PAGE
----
42nd Annual Manzanar Pilgrimage: The Passage of Time

Editor’s Note: UCLA Nikkei Student Union and UCLA Kyodo Taiko member Yoshimi Kawashima participated in her second Manzanar Pilgrimage this past April, at the 42nd Annual Manzanar Pilgrimage. She shares her thoughts about her experiences with us below.


Yoshimi Kawashima
Photo: Gann Matsuda

by Yoshimi Kawashima

The dust stirred gently in the opaque light of the rising sun, drifting along the near empty road. Eyes still drowsy from the four-hour trip, mind still struggling to awake from rising with the dawn light, we finally reached the parking lot which would lead to the Manzanar National Historic Site—my second time at the annual Manzanar Pilgrimage since my freshman year at UCLA.

When I went to my first Manzanar Pilgrimage in April 2009, I had absolutely no idea what to expect. I was only newly exposed to the history of Japanese American Internment, and now, physically stepping into the forlorn desert they had once been forced to call home brought forth mixed emotions.

What does it mean to be a (Japanese) American of this generation? Read more of this post

42nd Annual Manzanar Pilgrimage: Everyone Has A Story To Tell, But Not Everyone Has A Chance To Tell Their Story

Editor’s Note: After the 41st Annual Manzanar Pilgrimage, UCLA undergraduate Jaymie Takeshita reflected on her experiences at her first Manzanar Pilgrimage and Manzanar At Dusk program in a piece that has received rave reviews from readers, 41st Annual Manzanar Pilgrimage: A Letter To Obaa-chan. Takeshita’s involvement last year inspired her to become more deeply involved in this year’s events, and, once again, she shared her thoughts about her experiences with us.


by Jaymie Takeshita

Jaymie Takeshita
Photo: Gann Matsuda

I still cannot explain why I was so nervous as I waited for my great-aunt to pick up the phone about five days before the 42nd Annual Manzanar Pilgrimage on April 30, 2011. Maybe it was because I wasn’t sure what I wanted to ask. Maybe it was because I wasn’t sure if she’d be willing to talk. Or maybe it was because I wasn’t sure if she would like my surprise. Her cheerful voice answered the phone with a friendly, “hello?”

“Auntie Pat, this is Jaymie,” I said, trying to cover my nerves with an equally friendly voice.

“Jaymie!” she said, excitedly, “It’s so wonderful to hear your voice.” Read more of this post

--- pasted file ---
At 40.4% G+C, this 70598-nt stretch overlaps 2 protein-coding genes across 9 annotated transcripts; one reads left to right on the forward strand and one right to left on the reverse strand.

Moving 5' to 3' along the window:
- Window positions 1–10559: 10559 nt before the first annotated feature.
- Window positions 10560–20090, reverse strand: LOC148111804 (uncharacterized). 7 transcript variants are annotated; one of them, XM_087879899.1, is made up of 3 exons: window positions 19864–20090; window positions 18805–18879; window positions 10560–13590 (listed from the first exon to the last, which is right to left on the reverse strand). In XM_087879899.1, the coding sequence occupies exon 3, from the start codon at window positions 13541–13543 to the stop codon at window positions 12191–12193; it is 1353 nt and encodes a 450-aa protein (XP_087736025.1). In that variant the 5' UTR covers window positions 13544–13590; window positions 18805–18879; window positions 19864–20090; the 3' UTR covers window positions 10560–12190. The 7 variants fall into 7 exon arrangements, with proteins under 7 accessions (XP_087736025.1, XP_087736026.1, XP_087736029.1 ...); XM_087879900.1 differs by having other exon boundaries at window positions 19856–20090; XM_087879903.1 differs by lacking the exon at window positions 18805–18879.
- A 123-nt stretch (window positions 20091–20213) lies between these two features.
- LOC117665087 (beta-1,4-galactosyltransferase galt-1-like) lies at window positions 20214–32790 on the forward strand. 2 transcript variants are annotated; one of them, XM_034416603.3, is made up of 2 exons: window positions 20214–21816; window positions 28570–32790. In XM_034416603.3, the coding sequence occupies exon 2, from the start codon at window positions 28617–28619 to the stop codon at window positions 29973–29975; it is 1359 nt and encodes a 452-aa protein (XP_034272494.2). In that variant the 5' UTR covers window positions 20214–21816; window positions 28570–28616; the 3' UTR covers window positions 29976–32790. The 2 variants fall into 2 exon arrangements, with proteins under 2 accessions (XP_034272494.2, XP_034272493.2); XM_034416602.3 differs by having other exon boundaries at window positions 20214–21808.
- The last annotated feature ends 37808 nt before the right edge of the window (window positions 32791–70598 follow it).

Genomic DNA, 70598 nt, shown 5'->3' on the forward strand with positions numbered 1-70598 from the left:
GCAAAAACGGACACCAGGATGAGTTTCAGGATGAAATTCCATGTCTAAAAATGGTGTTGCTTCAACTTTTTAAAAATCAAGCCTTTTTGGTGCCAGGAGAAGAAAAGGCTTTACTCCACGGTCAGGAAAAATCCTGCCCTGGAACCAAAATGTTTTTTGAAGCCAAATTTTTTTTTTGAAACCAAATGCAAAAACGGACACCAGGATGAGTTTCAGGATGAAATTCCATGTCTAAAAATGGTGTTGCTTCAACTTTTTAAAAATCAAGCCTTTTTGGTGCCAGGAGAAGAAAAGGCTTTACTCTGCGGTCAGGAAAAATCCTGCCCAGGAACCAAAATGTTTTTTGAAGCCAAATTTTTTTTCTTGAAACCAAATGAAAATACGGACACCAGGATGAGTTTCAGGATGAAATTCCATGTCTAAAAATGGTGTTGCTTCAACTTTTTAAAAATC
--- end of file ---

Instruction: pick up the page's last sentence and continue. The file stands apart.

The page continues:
42nd Annual Manzanar Pilgrimage/2011 Manzanar At Dusk: Keeping The Manzanar Story Alive

by Ashley Honma

UCLA Nikkei Student Union member Ashley Honma, in her fourth year at UCLA, made her first visit to Manzanar during the 42nd Annual Manzanar Pilgrimage and the 2011
Manzanar At Dusk program on April 30, 2011.
Photo: Gann Matsuda

I wish I could say that I could relate, but honestly, that would not have been the truth.

I knew about the internment camps. I knew about Executive Order 9066. I knew about the hate, the scorn, and the racism. I also knew about the injustice, the cruelty, and the wrongdoing. Yet, there was still a part of me that could not relate to it all.

My grandparents were born and raised in Hawaii. As a result, everything that I had come to know about Japanese Americans during World War II stemmed from their experiences on the islands.

My grandma remembers seeing the Japanese planes fly over Waipahu on that infamous morning of December 7, 1941. My grandpa served as a Japanese translator for the 100th Infantry Battalion. They remember the rationed food and blackouts that took place every night.

As you can see, none of them were put into the internment camps, because Japanese Americans were needed in Hawaii to sustain the economic labor force. Read more of this post

Mako Nakagawa Delivers Keynote Address At 42nd Annual Manzanar Pilgrimage

The following is the text of the keynote address delivered at the 42nd Annual Manzanar Pilgrimage on April 30, 2011, by Mako Nakagawa.


Mako Nakagawa delivered the keynote address at the
42nd Annual Manzanar Pilgrimage on April 30, 2011,
at the Manzanar National Historic Site.
Photo: Gann Matsuda

Good afternoon.

I am very pleased to be able to join you on this wonderful occasion. We stand here today on sacred ground. If we listen, we can hear the cries of pain and agony, feel the confusion and worries, soak in the laughter and hope, and be touched by the strife to maintain collective dignity and courage. This land holds many, many stories which we must not let fade without being recorded.

The Manzanar Committee chose four Champions of Civil Rights as the theme for this year’s Pilgrimage. These people were not born super heroes. They were simply ordinary people who managed to accomplish extraordinary feats in the protection of our civil rights who were true to themselves and true to their own unique convictions.

They had courage under pressure. Everyone here today benefited from their efforts. Some may not recognize the names of Fred Korematsu, William Hohri, Frank Emi and Aiko Herzig Yoshinaga, but we are all in for a treat when we read about them in our program. Let the stories of these great role models inspire you. These three men are now deceased but their names will live on. Read more of this post